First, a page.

Facing your fears: Overcome by pushing your limits

DENVER, Colo. - It's Halloween, a great time to be scared, right? But for many of us fears aren't fun and games. You might think it's best to stay away from the things that scare you the most. But one expert says doing the opposite may help you more.

How about if you're afraid of germs?

"You could touch the inside of the toilet and you can rub that on your face," says Psychologist Dr. David Shanley.

It sounds gross, and if you're afraid of germs the thought is downright terrifying.

But Shanley, who helps people fight their phobias, says facing your fears head on could be the key to getting over them. The first step is to asses exactly what they're fearing and what they're doing to avoid it. Then determine how much exposure to that fear a client can take. For example, a fear of dogs.  

"If they take their fear head on and go to the dog park straight out then they're going to save themselves a lot of time of working up step-by-step," Shanley says.  

Not everyone can go that far that fast. But Shanley says there has to be some level of exposure to make progress. Not just to fears on the outside, but on the inside.  

"Part of the exposure is actually flooding them to those scariest thoughts," Dr. Shanley says.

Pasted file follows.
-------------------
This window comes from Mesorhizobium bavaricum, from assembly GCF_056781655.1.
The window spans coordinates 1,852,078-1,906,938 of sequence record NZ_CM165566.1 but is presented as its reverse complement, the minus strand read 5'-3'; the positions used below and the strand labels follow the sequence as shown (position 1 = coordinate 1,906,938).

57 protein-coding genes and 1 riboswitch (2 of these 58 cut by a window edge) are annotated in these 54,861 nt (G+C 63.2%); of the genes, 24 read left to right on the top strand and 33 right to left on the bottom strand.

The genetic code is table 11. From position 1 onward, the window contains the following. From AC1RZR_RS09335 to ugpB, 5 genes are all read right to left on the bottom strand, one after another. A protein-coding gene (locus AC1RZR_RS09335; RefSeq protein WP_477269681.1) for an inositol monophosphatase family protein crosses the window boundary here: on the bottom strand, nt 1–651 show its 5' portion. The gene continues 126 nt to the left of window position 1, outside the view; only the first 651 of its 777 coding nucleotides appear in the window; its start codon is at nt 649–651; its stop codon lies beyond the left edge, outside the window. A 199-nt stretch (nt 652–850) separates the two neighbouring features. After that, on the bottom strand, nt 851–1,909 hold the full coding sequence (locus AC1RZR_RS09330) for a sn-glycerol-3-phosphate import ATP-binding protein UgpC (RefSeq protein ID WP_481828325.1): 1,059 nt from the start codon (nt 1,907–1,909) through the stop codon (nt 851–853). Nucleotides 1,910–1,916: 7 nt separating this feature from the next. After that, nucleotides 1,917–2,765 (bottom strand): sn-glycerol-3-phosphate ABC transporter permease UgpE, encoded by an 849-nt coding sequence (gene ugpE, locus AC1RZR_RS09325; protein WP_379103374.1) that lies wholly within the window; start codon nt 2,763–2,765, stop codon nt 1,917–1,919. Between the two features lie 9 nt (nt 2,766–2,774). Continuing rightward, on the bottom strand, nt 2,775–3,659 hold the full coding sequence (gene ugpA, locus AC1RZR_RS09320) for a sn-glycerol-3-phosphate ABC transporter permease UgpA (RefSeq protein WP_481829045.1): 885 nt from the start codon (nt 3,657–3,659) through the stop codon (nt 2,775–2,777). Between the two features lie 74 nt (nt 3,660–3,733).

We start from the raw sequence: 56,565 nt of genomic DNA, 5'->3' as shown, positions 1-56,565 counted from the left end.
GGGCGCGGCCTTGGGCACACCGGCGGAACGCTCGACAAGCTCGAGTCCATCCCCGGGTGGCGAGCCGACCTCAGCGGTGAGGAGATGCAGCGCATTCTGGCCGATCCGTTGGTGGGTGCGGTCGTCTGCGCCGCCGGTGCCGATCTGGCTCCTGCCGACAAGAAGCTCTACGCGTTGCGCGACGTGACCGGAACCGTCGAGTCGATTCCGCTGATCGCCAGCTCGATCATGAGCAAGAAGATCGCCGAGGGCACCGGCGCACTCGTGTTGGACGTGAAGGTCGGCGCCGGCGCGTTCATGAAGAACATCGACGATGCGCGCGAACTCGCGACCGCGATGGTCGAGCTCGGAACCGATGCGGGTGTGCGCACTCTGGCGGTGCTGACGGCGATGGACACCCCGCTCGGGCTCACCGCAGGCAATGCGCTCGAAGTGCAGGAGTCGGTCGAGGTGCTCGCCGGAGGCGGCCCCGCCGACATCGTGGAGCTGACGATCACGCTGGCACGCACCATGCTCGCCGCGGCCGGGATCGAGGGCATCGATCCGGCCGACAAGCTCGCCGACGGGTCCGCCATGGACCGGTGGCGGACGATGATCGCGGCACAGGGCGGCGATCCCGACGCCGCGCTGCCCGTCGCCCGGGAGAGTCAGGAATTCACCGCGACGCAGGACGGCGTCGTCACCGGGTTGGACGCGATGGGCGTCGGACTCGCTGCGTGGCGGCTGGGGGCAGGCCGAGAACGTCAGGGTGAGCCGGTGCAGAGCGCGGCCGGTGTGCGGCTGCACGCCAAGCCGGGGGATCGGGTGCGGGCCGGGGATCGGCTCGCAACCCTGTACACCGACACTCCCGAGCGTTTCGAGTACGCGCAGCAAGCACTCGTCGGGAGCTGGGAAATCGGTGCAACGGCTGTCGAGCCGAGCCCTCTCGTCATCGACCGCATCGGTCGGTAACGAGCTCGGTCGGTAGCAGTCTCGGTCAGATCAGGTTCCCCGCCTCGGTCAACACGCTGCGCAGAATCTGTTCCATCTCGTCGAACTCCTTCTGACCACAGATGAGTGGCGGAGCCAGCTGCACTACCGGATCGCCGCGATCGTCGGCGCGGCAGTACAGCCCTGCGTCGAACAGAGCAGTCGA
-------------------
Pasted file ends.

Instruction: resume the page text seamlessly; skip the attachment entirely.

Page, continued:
If a person were afraid of elevators or tight spaces, overcoming the fear is about more than riding from floor to floor.  

"You more want them actually thinking all the worst case scenarios so that they know that the next time they need to get into the elevator they can do it whether they are having happy thoughts or negative thoughts," Shanley says.  

And when facing a fear of heights, the same principles apply.  

"I would ask the person to, all right can you climb up here?" Shanley says. "And then as they are climbing up I would also be telling them, all right now look down and think about wow that's a long ways down and what if I fell?"  

Dr. Shanley says these are all things you can try on your own, and repetition is key.

"Without it their success rate of the treatment is a lot less," Shanley says.  

And don't be shy. Shanley says if you don't face your deepest, darkest fear, it could come back. Something to keep in perspective when things get a little dirty.

"I don't have to like it. They don't have to enjoy this process but we want it to illicit this fear," Shanley says.

You can find out more about Dr. David Shanley here.

Print this article Back to Top